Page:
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Israel to Allow One Shipment Into Blockaded Gaza


Israel has decided to lift the blockade on the Hamas-controlled Gaza Strip Tuesday to allow a single shipment of fuel and medical supplies into the territory. VOA's Jim Teeple reports from our Jerusalem bureau.

Israeli Defense Minister Ehud Barak says he will allow a limited resumption of food and fuel supplies to Gaza, but he warned that Israel will not ease its pressure on the Gaza Strip to halt Palestinian militants from firing rockets at southern Israel.

Gaza City has been without power after the city's main power plant shut down when it ran out of fuel late Sunday. Last week Israel sealed its borders with Gaza cutting all supplies to Gaza as retaliation for continuing rocket fire against the southern Israeli town of Sderot.

U.N. officials warned that international food aid to hundreds of thousands of Gaza residents could be suspended by Thursday, because U.N. trucks would also run out of fuel. John Ging who heads U.N. operations in Gaza says the fuel cutoff is making life intolerable for Gaza's residents.

"Six hundred thousand people in Gaza City are without electricity and will be until the power plant can resume its operation. It just adds more to the misery," he said.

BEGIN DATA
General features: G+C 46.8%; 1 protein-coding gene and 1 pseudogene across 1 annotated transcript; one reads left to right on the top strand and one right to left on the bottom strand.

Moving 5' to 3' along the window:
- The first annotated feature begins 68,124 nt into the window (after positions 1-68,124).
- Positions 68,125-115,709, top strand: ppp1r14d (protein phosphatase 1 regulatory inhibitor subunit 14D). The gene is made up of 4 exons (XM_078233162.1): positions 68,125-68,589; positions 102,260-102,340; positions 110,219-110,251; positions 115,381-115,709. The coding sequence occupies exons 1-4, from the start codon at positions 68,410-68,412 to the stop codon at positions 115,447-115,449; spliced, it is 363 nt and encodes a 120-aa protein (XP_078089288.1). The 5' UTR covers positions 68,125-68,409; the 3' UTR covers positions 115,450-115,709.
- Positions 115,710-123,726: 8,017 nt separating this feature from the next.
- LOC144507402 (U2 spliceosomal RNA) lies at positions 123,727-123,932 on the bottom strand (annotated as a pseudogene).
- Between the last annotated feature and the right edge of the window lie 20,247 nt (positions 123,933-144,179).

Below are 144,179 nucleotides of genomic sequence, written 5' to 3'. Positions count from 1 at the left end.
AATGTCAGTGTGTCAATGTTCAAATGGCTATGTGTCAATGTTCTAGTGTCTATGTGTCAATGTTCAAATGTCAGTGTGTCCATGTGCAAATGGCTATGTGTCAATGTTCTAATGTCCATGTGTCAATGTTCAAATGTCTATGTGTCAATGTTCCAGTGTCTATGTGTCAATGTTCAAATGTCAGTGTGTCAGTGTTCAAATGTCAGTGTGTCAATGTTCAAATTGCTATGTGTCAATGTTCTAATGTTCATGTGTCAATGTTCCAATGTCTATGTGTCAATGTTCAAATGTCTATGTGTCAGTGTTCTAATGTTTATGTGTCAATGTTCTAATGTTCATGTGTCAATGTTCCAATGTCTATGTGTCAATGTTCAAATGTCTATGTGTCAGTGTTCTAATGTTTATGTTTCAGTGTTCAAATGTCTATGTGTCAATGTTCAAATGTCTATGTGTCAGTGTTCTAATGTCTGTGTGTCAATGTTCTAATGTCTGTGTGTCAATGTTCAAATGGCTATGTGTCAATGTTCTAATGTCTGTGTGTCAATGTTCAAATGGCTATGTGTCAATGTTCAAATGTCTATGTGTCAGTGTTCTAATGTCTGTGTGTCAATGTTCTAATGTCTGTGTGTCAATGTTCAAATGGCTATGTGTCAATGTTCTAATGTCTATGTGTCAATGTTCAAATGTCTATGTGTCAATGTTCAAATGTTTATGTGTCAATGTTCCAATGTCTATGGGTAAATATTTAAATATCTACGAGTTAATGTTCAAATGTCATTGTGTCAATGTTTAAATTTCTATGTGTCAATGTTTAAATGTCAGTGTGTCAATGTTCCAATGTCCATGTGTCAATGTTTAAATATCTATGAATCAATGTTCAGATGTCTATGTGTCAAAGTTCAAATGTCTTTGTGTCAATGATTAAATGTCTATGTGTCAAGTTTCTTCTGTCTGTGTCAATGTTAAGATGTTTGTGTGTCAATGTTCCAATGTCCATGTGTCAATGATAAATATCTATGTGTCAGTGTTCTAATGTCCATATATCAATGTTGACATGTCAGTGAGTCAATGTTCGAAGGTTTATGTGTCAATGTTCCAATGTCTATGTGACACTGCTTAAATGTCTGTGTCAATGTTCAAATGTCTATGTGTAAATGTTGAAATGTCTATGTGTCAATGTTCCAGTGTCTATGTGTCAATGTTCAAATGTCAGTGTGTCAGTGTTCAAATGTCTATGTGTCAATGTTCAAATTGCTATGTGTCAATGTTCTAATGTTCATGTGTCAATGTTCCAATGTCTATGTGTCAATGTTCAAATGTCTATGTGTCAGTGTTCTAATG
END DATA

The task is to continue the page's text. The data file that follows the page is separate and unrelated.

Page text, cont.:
Israeli officials strongly defended the cutoff, saying rocket attacks against Israel dropped dramatically after the fuel cutoff resulted in the shutdown of the power plant. Foreign Ministry spokesman Ariyeh Mekel says Hamas militants who control Gaza can stop the attacks if they want to, saying Hamas was responsible for the crisis.

"What we see in Gaza is a fabrication by Hamas. The fact is that 70 percent of the electricity in Gaza is provided by Israel, through electricity cables and this is not dependent at all on the supply of fuel," he said.

A Hamas spokesman dismissed the Israeli action to ease the blockade saying Palestinian militants will continue to attack Israel.

Palestinian President Mahmoud Abbas who heads the rival Fatah organization also criticized the blockade, but he has proposed to take over Gaza's crossing points with Israel as a way of easing the crisis.

Hamas refuses to recognize Israel and Israel will have nothing to do with Hamas, but Israel does deal with Fatah security forces under Mr. Abbas' control.

Fatah forces were kicked out of Gaza by Hamas last June after a violent series of clashes. Since then Gaza's 1.5 million residents have lived under an ever-tightening international blockade.

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